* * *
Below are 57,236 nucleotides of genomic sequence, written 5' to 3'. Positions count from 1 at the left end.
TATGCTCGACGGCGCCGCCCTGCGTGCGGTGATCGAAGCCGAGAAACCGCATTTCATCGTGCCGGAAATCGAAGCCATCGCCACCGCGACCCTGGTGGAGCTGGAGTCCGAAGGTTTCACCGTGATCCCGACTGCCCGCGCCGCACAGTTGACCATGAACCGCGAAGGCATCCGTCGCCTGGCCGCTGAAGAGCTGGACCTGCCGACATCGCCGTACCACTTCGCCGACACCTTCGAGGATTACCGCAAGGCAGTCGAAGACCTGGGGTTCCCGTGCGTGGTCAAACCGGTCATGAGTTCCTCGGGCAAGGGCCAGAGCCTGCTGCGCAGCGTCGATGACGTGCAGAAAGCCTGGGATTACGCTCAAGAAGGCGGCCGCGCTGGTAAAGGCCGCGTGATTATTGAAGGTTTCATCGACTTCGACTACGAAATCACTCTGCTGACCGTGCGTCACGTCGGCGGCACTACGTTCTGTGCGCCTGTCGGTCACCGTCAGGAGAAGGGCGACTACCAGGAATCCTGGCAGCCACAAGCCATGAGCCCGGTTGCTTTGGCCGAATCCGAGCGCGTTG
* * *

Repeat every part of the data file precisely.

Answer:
Below are 57,236 nucleotides of genomic sequence, written 5' to 3'. Positions count from 1 at the left end.
TATGCTCGACGGCGCCGCCCTGCGTGCGGTGATCGAAGCCGAGAAACCGCATTTCATCGTGCCGGAAATCGAAGCCATCGCCACCGCGACCCTGGTGGAGCTGGAGTCCGAAGGTTTCACCGTGATCCCGACTGCCCGCGCCGCACAGTTGACCATGAACCGCGAAGGCATCCGTCGCCTGGCCGCTGAAGAGCTGGACCTGCCGACATCGCCGTACCACTTCGCCGACACCTTCGAGGATTACCGCAAGGCAGTCGAAGACCTGGGGTTCCCGTGCGTGGTCAAACCGGTCATGAGTTCCTCGGGCAAGGGCCAGAGCCTGCTGCGCAGCGTCGATGACGTGCAGAAAGCCTGGGATTACGCTCAAGAAGGCGGCCGCGCTGGTAAAGGCCGCGTGATTATTGAAGGTTTCATCGACTTCGACTACGAAATCACTCTGCTGACCGTGCGTCACGTCGGCGGCACTACGTTCTGTGCGCCTGTCGGTCACCGTCAGGAGAAGGGCGACTACCAGGAATCCTGGCAGCCACAAGCCATGAGCCCGGTTGCTTTGGCCGAATCCGAGCGCGTTG